Period : 1800-1850
William Johnson, who came from Ohio, is the earliest black entrepreneur documented in Kingston. About three years after he arrived and began working as a barber and hairdresser, he placed an ad in a local paper, the Chronicle & Gazette of 30 May 1829. He thanked the public for their liberal support, and hoped it would continue.
A huge fire in November 1833 destroyed ten buildings along Brock Street down to King Street. Johnson’s shop, on the west side of King near Brock, was one of those consumed. He quickly re-opened for business and continued to advertise. One ad, dated 31 March 1839, informed readers of his location at the Market Square, next door to Mr. Linton’s Auction Room, where they could get “hair cutting according to every fashion” and their Razors Honed and Dressed. Another huge fire erupted on 18 April 1840, this time on Counter’s wharf and, aided by the explosion of gunpowder stored in one of the warehouses, spread across much of the waterfront area. Strong winds helped it extend to the whole of the north block of the Market Square, and to most of the next block up to Store Street (now Princess Street). Being one of many victims burned out, Johnson set up shop briefly in his residence at 49 Earl Street (a previous tour stop), but by 5 May was back on Brock in the brick-front house above Messrs. William and Joseph Wilson. Four months later he moved yet again, this time to the Chronicle Building, second door from the corner on Brock Street, north side of the Market Square. Here he continued to serve his customers for the next sixteen years.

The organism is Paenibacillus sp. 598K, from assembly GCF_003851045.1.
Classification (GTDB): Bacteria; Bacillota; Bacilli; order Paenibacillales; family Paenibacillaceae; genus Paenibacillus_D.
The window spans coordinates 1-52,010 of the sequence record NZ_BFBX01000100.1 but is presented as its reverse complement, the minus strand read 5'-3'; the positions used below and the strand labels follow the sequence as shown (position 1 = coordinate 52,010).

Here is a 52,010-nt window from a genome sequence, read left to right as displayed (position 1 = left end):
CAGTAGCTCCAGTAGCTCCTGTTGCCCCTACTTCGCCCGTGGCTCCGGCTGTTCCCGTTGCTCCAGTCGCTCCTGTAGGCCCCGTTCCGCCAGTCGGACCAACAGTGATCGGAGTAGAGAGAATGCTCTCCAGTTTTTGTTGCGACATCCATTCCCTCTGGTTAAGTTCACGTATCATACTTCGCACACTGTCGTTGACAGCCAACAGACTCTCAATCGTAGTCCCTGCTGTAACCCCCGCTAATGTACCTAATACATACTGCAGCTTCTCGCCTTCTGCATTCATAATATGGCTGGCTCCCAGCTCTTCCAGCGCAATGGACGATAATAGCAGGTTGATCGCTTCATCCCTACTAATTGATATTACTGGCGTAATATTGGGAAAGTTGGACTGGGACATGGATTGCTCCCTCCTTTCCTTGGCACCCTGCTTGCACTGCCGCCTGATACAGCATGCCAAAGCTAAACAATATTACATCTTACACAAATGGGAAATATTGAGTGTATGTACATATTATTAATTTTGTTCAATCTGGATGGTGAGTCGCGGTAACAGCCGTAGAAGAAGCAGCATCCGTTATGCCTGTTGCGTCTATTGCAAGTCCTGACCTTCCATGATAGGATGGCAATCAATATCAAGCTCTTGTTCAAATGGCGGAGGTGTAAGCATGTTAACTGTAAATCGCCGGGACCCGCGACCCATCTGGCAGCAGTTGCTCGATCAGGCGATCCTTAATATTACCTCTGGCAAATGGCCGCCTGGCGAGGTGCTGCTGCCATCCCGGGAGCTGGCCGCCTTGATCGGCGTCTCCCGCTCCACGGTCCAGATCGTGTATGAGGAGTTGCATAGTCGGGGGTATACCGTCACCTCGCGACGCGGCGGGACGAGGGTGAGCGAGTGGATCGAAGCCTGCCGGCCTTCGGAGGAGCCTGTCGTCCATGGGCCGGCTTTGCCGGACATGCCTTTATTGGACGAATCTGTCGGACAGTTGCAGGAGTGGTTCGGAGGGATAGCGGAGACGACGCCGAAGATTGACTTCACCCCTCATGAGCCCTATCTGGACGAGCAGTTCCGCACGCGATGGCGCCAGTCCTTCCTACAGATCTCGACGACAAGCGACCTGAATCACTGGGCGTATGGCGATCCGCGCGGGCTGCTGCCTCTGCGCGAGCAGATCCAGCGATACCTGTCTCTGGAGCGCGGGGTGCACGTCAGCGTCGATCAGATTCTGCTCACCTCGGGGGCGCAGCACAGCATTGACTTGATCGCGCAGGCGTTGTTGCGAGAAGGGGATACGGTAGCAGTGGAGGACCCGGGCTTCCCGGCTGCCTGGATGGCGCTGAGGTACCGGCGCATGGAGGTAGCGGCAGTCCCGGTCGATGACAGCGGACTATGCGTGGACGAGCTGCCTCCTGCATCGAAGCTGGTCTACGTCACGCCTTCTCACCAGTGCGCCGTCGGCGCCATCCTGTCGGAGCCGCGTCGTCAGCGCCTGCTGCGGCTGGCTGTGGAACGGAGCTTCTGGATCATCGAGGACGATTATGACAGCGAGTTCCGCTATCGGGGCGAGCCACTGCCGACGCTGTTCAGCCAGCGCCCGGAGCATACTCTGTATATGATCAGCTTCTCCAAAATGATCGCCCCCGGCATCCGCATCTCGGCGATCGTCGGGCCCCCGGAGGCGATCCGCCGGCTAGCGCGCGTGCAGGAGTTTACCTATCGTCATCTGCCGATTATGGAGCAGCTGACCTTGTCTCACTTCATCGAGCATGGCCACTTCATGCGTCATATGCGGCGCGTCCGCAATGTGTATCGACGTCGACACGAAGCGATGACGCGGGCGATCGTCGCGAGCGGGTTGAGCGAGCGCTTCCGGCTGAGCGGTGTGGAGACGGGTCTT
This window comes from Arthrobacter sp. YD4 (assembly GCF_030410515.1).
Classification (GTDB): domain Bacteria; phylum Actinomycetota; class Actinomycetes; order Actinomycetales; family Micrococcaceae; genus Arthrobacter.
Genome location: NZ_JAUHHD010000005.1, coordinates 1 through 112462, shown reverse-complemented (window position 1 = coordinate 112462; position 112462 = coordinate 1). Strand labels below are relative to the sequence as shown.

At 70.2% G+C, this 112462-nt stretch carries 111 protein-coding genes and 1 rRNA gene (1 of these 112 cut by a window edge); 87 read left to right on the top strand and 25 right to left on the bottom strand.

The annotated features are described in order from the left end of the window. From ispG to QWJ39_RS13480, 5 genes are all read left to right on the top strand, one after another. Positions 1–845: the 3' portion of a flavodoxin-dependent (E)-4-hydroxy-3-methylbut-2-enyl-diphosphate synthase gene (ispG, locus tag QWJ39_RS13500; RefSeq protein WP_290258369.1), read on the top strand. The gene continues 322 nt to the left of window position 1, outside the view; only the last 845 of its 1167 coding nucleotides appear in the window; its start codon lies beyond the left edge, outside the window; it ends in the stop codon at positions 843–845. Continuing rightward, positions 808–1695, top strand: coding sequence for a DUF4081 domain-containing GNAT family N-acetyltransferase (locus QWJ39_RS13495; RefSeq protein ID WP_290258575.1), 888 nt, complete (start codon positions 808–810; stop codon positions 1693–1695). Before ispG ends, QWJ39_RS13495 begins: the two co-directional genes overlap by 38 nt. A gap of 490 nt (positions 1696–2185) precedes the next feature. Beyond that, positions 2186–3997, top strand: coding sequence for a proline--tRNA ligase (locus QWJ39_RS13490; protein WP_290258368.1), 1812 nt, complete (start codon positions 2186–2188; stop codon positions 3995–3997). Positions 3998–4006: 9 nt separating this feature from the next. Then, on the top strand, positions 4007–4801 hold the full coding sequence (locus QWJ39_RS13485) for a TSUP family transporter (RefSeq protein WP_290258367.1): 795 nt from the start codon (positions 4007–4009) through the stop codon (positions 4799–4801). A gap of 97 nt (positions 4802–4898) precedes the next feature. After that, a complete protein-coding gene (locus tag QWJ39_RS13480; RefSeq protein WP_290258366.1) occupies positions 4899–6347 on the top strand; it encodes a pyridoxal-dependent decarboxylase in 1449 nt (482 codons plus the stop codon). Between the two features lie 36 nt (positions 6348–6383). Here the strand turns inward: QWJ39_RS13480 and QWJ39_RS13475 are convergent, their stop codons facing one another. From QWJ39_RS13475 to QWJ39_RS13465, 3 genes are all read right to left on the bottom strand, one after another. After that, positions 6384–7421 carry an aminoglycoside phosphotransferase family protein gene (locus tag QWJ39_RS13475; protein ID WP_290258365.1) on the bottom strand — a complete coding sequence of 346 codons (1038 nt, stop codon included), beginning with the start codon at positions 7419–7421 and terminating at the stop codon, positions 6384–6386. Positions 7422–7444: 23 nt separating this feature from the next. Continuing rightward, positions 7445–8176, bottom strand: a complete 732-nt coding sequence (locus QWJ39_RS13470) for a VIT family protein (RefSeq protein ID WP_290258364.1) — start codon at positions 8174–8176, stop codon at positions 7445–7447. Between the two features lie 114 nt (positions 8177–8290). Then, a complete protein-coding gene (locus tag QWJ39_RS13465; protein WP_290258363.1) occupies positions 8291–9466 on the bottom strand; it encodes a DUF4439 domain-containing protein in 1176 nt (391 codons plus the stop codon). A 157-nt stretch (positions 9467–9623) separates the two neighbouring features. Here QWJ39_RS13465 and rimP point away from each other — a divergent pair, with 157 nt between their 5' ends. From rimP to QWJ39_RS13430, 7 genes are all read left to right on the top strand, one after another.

Having suffered from fire to his business premises, he had the good luck to have his home at 49 Earl Street survive a surrounding fire in October 1851. But more misfortune was to follow. At around three o’clock in the morning of 15 March 1856, the sound of a fire alarm roused the citizens from their slumbers. Flames were issuing from W. Lightfoot’s Printing Office over Johnson’s Barber Shop. The firemen were quickly on the spot, but there was no water in the hydrants and none to be had anywhere, as the water was shut off. Water had to be pumped about 150 yards from the frozen harbor to the scene of the fire; the firemen spent seven hours battling the blaze but only managed to prevent it from spreading any further. Henry J. Martin’s Grocery Store, at the east corner of Brock and King Streets, was destroyed as well as the neighboring premises of Lightfoot’s Printing Office, Messrs. O’Rielly & Macarow’s Law Office, Capt. Taylor’s Fire Insurance Office, Mr. Wm. Johnson’s Barber Shop, and Mr. Corkill’s Tailor Shop. On 3 May another “Card’ informed the public that Johnson had re-opened his Hair Dressing and Shaving Establishment at the corner of King and Johnston Streets. He had bought part of lot 86 on the south east corner of this intersection back in December 1840, and appears to have operated his shop here, without any further trials by fire, for the rest of his career.
William Johnson died on 24 May 1881, having been able to continue working until less than a month before his demise. From his obituary we learn that he had come from Ohio 55 years ago. He “commanded the good will and respect of every inhabitant…” “Honorable and upright in his daily life, he was an exemplar in business life; devout and liberal in his church life, he was surely a good Christian.” His funeral was conducted from Sydenham Street Methodist Church to Cataraqui Cemetery. Both of his sons followed in their father’s footsteps. The eldest, William Jr., died in Australia at the age of 35. James B. Johnson became known as Prime Minister John A. Macdonald’s barber.